Some notable important features resulting from the lasso penalization included:
- overall quality,
- total square feet, and
- total baths
Ultimately, this helped reduce our feature space to 21 features instead of 80 (79 if sale price is excluded). The reduction in feature space helps to ensure the model does not overfit to the training data. Overfitting can be a major problem when testing the model on unseen data. The result of overfitting a model is that it performs poorly on testing and unseen data.
After preprocessing the data it was time to fit the model to the training data. As mentioned previously, linear regression was chosen to maintain ease of model interpretability. Scikit-learn’s linear regression was used to fit and test the model. We split the training data into train and test sets using 80% of the data for training and 20% of the data for the test set. Initial results when fitting the model to the split training data, a test R squared of 89.4% was observed. In other words, the model accounted for 89% of the target sale price.
Furthermore, when utilizing the statsmodels regression package there were a few variables that did not support inclusion in the final model. The three variables that were removed were bedrooms above grade, home age, and lot frontage. Reasons to exclude these three variables were based on their t-test results when compared to the sale price with a p-value greater than 5%. The final model was calibrated after dropping these three features. The final training and test score were both about 89% indicating the model is not overfit.
Finally, to confirm the assumptions of our model there are a few visualizations provided below. A quantile-quantile (Q-Q) plot was utilized to confirm that residuals were normally distributed. Prediction errors were analyzed to confirm that residuals were distributed evenly and that linearity existed between the model and the sale price. Finally, there does not appear to be any discernible pattern in the residuals to indicate that errors are not independent.
Additionally, the variance inflation factor (VIF) was examined to confirm that multicollinearity did not exist between the remaining features. It is important to note that generally a VIF of five or less is accepted as no multicollinearity. All features had a VIF of less than five.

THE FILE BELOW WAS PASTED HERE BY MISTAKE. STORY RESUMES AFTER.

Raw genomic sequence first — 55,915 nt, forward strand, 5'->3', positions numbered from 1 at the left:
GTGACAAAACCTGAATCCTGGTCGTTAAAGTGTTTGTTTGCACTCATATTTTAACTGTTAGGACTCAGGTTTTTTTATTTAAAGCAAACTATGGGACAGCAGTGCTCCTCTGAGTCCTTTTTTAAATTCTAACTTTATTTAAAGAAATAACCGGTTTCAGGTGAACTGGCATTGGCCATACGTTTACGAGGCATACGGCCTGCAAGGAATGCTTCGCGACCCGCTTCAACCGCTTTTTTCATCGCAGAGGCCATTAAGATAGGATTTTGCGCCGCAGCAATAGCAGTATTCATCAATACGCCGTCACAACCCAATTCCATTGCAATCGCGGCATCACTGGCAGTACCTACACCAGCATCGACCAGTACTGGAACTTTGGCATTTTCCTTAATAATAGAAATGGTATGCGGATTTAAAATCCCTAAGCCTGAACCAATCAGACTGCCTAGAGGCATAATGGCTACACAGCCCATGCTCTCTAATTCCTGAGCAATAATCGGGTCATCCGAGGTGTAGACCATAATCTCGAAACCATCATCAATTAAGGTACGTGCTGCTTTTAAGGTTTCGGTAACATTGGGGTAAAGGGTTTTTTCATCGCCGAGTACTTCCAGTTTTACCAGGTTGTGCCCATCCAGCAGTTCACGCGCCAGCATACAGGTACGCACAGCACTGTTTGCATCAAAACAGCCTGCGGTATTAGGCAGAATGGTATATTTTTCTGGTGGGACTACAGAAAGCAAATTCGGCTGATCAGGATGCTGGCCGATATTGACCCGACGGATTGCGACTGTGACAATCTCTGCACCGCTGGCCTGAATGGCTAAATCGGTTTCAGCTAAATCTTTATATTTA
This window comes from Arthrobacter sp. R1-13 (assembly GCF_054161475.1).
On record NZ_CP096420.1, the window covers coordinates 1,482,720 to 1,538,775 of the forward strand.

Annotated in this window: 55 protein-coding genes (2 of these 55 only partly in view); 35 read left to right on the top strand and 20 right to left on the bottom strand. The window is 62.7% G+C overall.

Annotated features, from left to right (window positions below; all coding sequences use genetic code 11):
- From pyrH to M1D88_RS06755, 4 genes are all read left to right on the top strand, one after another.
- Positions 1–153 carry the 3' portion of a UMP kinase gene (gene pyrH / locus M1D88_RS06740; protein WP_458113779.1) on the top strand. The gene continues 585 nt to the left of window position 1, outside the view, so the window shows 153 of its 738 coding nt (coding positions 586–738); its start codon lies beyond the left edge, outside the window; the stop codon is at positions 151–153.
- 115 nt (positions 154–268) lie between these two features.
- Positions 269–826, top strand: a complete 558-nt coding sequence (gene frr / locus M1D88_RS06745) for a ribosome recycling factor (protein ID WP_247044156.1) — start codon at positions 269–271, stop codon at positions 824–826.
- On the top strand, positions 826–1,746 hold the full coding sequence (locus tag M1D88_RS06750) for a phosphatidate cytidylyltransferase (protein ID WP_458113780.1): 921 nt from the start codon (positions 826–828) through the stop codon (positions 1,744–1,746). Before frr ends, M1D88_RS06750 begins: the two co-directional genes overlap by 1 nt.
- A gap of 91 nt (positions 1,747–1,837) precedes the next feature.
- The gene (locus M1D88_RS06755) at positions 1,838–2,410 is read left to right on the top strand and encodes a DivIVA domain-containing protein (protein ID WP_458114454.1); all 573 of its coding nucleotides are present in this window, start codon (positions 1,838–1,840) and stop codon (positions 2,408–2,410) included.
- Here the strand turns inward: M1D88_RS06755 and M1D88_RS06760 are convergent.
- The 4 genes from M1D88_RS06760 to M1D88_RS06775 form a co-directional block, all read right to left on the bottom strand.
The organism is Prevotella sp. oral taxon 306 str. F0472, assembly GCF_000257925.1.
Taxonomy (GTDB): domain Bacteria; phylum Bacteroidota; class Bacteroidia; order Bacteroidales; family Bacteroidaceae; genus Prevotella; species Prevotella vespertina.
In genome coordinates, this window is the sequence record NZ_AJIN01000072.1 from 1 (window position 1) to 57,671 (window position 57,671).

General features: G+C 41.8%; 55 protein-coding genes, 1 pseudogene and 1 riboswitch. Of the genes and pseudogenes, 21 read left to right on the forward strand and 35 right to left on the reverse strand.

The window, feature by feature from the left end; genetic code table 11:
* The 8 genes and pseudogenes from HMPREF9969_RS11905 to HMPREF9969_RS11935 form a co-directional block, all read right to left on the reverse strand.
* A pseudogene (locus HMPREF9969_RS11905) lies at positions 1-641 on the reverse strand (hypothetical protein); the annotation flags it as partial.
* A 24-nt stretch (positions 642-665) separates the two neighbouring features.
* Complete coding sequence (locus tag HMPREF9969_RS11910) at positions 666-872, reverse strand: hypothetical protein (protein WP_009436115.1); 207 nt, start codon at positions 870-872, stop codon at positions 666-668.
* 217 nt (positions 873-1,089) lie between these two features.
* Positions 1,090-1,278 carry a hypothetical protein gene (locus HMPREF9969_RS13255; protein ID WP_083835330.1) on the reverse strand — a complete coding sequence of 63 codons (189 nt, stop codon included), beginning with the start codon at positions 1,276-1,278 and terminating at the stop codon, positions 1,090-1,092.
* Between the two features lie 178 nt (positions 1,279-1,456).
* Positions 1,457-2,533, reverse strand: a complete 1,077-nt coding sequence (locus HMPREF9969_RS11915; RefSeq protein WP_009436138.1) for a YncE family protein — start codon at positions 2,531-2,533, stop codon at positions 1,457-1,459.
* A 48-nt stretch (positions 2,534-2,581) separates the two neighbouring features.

Finally, important features indicated by the model that have positive impact on sale price were house square footage, overall home quality, the number of high quality features in the home, and bathrooms. High quality features were influenced by kitchen and basement finish quality. Features that impacted sale price negatively were lack of air conditioning and home age. These are features that home owners and buyers would want to consider when negotiating sale price and home value.
To summarize, Ames, the smart choice city, is a great place to live due to several social and economic factors which helped obtain a top 100 best places to live designation. In an effort to provide data-informed insights to realtors, home buyers, and home sellers, housing sales were analyzed between 2006 and 2010. Linear regression was chosen to maintain model interpretability for the target audience. The model suggested important features that impact sale price included home square footage, home quality, and bathrooms to name a few.
Future work for this project includes additional feature selection and feature engineering. One thing to consider in the neighborhood could be the median income. This data would have to be accounted for across different years and merged with the existing data. Non-linear models could also be explored to see if they can provide greater insight into important features or greater performance. The trade-off with other models is increased complexity which would have to be considered when discussing model performance with the target audience.
City of Ames. (2010). Comprehensive annual financial report: For year ending June 30, 2010. Retrieved from https://www.cityofames.org/Home/ShowDocument?id=11004
City of Ames. (2020). About us. Retrieved from https://www.cityofames.org/about-ames/about-ames
CNN Money. (2008). Best places to live: Money’s list of America’s best small cities. Retrieved from https://money.cnn.com/magazines/moneymag/bplive/2008/states/IA.html.
CNN Money. (2010). Best places to live: Money’s list of America’s best small cities. Retrieved from https://money.cnn.com/magazines/moneymag/bplive/2010/snapshots/PL1901855.html.
United States Census Bureau. (2010). American fact finder. Retrieved from https://factfinder.census.gov/faces/tableservices/jsf/pages/productview.xhtml?src=C